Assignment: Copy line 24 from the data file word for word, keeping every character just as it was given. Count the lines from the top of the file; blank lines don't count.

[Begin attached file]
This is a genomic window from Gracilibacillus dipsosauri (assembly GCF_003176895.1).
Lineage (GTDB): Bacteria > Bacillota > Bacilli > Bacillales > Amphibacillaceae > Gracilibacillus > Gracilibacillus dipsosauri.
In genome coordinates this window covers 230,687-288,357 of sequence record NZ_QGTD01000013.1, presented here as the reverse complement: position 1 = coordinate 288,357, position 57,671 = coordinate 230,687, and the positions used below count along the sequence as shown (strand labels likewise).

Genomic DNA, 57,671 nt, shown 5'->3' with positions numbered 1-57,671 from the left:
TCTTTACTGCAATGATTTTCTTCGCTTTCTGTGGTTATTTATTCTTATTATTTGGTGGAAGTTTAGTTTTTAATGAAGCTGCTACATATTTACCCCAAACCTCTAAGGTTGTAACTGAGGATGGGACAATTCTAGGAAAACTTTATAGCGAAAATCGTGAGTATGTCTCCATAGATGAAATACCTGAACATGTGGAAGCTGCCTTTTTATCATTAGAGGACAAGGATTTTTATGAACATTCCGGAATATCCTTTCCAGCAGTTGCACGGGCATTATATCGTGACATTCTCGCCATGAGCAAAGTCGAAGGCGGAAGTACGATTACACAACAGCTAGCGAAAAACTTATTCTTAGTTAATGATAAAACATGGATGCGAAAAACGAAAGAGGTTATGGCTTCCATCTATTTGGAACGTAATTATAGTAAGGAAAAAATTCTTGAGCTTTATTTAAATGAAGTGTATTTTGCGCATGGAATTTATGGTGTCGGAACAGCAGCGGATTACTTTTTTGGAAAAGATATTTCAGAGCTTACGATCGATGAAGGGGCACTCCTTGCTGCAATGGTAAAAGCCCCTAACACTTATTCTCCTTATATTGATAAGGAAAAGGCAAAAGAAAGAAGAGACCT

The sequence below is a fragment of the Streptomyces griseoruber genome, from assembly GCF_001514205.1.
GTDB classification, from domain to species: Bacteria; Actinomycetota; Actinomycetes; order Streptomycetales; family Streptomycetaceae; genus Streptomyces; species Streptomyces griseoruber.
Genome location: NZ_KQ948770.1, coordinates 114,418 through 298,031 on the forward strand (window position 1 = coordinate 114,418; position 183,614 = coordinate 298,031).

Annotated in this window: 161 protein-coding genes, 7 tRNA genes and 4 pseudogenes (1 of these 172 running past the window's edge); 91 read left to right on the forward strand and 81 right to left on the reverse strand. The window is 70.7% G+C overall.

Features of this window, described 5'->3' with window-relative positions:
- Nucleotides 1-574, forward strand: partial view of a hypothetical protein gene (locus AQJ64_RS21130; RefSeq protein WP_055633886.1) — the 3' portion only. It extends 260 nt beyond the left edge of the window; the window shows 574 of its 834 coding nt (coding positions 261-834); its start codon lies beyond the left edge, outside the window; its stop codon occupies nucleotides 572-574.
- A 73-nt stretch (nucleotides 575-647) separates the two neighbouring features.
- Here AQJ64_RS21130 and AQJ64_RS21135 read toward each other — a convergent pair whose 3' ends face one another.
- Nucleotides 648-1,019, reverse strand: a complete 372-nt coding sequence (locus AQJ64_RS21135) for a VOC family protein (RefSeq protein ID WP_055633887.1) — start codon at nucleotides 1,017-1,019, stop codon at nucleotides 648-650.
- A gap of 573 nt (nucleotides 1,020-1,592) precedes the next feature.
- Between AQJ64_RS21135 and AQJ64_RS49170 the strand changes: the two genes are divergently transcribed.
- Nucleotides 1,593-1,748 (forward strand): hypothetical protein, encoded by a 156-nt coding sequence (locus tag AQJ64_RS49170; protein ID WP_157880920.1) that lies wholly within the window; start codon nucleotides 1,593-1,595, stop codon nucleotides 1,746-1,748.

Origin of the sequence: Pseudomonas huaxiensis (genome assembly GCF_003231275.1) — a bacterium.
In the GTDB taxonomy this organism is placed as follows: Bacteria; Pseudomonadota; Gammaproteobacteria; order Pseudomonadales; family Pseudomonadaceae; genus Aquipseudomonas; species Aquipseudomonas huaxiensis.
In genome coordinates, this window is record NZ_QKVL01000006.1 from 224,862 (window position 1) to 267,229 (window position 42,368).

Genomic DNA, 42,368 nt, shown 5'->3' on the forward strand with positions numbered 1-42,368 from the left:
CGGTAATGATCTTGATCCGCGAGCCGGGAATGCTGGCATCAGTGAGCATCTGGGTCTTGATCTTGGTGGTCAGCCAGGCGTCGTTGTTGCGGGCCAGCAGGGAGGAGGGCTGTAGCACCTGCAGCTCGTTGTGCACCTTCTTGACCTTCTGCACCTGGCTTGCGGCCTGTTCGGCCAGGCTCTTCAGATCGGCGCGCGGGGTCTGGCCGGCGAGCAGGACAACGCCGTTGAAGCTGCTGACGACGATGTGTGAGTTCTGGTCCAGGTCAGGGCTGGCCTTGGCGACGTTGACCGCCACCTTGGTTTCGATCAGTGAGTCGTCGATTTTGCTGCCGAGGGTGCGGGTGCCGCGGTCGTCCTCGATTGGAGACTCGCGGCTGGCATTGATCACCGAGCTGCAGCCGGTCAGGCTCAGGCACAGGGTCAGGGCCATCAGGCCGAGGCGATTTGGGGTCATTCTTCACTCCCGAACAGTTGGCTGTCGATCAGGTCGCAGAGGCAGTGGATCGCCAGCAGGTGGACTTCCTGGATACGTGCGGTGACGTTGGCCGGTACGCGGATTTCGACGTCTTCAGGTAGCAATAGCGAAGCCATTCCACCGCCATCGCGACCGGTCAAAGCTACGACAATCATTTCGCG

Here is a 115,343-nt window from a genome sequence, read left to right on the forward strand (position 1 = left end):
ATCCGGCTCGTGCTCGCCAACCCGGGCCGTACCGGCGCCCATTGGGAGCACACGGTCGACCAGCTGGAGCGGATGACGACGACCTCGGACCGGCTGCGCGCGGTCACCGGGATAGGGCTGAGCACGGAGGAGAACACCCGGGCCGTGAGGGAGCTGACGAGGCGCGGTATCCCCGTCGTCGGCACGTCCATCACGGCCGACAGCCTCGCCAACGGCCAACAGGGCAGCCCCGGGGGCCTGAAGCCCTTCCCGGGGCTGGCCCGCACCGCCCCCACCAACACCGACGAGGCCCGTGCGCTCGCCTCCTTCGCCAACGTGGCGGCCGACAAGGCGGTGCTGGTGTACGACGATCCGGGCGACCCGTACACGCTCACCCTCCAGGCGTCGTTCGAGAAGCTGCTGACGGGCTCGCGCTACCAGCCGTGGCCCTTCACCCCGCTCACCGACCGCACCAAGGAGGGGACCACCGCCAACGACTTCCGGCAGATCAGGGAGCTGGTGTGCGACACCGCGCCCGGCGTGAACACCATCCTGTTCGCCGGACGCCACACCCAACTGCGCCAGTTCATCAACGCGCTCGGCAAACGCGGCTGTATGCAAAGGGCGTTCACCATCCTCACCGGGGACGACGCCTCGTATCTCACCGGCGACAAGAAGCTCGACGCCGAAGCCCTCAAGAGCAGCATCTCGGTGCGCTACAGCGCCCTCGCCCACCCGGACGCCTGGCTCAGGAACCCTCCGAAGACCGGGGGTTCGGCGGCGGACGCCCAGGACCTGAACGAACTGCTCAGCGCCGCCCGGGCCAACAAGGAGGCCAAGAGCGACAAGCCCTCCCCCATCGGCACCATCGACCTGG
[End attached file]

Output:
ATCCGGCTCGTGCTCGCCAACCCGGGCCGTACCGGCGCCCATTGGGAGCACACGGTCGACCAGCTGGAGCGGATGACGACGACCTCGGACCGGCTGCGCGCGGTCACCGGGATAGGGCTGAGCACGGAGGAGAACACCCGGGCCGTGAGGGAGCTGACGAGGCGCGGTATCCCCGTCGTCGGCACGTCCATCACGGCCGACAGCCTCGCCAACGGCCAACAGGGCAGCCCCGGGGGCCTGAAGCCCTTCCCGGGGCTGGCCCGCACCGCCCCCACCAACACCGACGAGGCCCGTGCGCTCGCCTCCTTCGCCAACGTGGCGGCCGACAAGGCGGTGCTGGTGTACGACGATCCGGGCGACCCGTACACGCTCACCCTCCAGGCGTCGTTCGAGAAGCTGCTGACGGGCTCGCGCTACCAGCCGTGGCCCTTCACCCCGCTCACCGACCGCACCAAGGAGGGGACCACCGCCAACGACTTCCGGCAGATCAGGGAGCTGGTGTGCGACACCGCGCCCGGCGTGAACACCATCCTGTTCGCCGGACGCCACACCCAACTGCGCCAGTTCATCAACGCGCTCGGCAAACGCGGCTGTATGCAAAGGGCGTTCACCATCCTCACCGGGGACGACGCCTCGTATCTCACCGGCGACAAGAAGCTCGACGCCGAAGCCCTCAAGAGCAGCATCTCGGTGCGCTACAGCGCCCTCGCCCACCCGGACGCCTGGCTCAGGAACCCTCCGAAGACCGGGGGTTCGGCGGCGGACGCCCAGGACCTGAACGAACTGCTCAGCGCCGCCCGGGCCAACAAGGAGGCCAAGAGCGACAAGCCCTCCCCCATCGGCACCATCGACCTGG